- would you be willing to try and stop that? [request]
The next step of the conversation is the boyfriend’s response. What if he says no? What if he even responds with kindness and compassion, not with anger and hostility — e.g. “I understand, I’m sorry for you. It’s unconscious / very important to me, so I will keep doing it. I wish I could help you.”. That leads to an important distinction, which is …:
Request vs Command
Now, if she gets angry or passive aggressive towards him for not fulfilling her request — then it wasn’t in fact a request but a command. This is a crucial distinction between the two. A command is when you ask someone to do something and if they choose not to do it, you go ahead and punish them, e.g with anger or some other type of hostility. A request is when you ask something from someone else, they choose not to do it, and you accept it — which doesn’t mean that you don’t feel sad or disappointed, but you don’t blame and punish the other person.
Here’s another example. Tom says he’s against the welfare state and public healthcare. This could typically be on social media, but could also be face to face. Mike hears it and his need to feel safe in case of illness and his need for social justice is not met, so he feels scared and appalled and he blames those negative feelings on Tom’s statement or Tom’s attitude and Mike gets angry and calls Tom a selfish moron!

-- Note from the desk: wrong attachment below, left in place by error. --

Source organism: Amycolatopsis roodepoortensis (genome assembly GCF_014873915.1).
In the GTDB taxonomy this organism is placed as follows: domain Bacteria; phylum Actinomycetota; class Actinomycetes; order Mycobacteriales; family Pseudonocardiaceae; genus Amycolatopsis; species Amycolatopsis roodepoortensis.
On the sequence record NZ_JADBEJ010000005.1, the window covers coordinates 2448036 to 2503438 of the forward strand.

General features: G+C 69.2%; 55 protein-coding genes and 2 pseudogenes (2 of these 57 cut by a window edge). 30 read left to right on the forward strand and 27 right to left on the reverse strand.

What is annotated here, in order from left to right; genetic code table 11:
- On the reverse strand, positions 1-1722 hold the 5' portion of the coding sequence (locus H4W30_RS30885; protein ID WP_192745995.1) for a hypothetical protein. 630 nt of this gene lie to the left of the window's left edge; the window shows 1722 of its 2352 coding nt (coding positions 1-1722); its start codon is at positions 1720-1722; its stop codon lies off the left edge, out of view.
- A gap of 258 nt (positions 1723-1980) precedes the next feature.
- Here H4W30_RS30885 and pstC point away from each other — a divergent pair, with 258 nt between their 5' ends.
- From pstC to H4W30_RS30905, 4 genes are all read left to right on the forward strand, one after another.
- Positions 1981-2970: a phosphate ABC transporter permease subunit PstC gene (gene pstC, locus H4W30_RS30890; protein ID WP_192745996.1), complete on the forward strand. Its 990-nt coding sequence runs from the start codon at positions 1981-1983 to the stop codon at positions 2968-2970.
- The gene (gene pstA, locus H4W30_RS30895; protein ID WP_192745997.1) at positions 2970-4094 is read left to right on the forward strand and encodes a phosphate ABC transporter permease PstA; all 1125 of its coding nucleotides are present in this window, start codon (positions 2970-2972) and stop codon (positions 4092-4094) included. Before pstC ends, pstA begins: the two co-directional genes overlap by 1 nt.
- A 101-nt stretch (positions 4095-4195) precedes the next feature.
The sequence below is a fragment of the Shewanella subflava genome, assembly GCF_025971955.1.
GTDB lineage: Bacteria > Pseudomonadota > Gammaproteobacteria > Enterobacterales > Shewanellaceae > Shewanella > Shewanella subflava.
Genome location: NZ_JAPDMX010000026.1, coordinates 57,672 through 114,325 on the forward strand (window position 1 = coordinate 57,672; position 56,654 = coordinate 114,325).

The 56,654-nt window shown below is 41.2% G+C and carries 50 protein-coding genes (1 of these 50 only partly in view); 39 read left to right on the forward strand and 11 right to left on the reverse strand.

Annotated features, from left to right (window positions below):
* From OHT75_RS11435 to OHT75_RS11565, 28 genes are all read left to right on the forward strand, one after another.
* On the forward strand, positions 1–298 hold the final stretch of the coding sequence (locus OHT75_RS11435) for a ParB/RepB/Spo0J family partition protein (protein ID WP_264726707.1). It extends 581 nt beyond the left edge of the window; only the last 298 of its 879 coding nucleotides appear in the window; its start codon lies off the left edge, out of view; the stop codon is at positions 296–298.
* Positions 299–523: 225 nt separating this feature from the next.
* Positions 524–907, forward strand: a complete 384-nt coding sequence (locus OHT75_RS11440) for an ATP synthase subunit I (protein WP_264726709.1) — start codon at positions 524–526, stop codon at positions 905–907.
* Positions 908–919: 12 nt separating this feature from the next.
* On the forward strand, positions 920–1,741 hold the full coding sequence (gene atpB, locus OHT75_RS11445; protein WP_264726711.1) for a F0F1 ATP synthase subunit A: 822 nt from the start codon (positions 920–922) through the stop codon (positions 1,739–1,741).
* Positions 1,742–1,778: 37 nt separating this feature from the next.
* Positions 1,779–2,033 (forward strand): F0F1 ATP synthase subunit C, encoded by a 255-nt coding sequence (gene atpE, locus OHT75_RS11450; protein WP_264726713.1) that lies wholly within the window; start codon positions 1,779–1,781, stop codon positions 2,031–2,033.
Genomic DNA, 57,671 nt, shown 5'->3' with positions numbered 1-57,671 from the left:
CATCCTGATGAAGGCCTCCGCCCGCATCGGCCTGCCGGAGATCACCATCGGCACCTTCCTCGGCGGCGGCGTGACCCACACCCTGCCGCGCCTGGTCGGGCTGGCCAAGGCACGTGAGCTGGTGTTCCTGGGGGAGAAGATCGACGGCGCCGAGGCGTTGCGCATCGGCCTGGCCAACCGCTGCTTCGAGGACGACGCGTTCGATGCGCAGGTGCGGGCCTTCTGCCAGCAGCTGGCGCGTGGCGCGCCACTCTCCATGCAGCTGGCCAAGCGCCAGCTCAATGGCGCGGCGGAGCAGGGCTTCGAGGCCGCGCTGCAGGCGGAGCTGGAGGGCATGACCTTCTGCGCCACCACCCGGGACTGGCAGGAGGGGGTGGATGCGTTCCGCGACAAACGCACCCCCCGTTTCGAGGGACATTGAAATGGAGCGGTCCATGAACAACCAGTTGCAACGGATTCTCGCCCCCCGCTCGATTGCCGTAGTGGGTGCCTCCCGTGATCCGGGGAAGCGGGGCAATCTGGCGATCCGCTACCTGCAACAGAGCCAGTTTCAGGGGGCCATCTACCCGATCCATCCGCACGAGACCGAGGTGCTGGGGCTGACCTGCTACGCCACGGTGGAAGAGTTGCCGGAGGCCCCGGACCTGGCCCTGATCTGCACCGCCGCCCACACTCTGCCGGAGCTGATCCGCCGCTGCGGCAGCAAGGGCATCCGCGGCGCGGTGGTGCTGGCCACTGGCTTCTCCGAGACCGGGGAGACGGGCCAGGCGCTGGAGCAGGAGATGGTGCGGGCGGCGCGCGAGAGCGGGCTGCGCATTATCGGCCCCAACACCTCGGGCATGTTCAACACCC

Now, Tom’s need to be taken seriously and understood is not met when he hears Mike’s response. Toms feels lonely and misunderstood so he blames Mike’s statement or attitude for those negative feelings. He gets angry at Mike and calls him an authoritarian socialist prick!
What could be the NVC approach?
Let’s say we’re at the point where Mike called Tom a selfish moron. Tom could say:
- When I hear your response [observation]
- I feel sad [feelings]
- because my need to be understood is not met [need]
- are you willing to try to understand my reasoning? [request]
Perhaps it’s not very likely in this particular case to calm Mike down and have a quiet dialog — you never know, sometimes it works, sometimes the other person remains upset. The approach above is one where you explore your own feelings and needs when facing hostility. You can also take an approach where you explore the other person’s feelings and needs. It could look like this:
- Tom says to Mike “Do you feel appalled / upset / scared when you hear that I’m against the welfare state?” [feelings]
- “Is your need for social justice or safety not being met?” [need]
- Mike might say “No, not at all.”
- Tom says “Would you tell me what you feel then?”
So, there’s these 2 different approaches — focus on your own observations, feelings, needs and requests — or you can explore the other person’s ditto. It can be very beneficial to do that, particularly if the other person is very upset.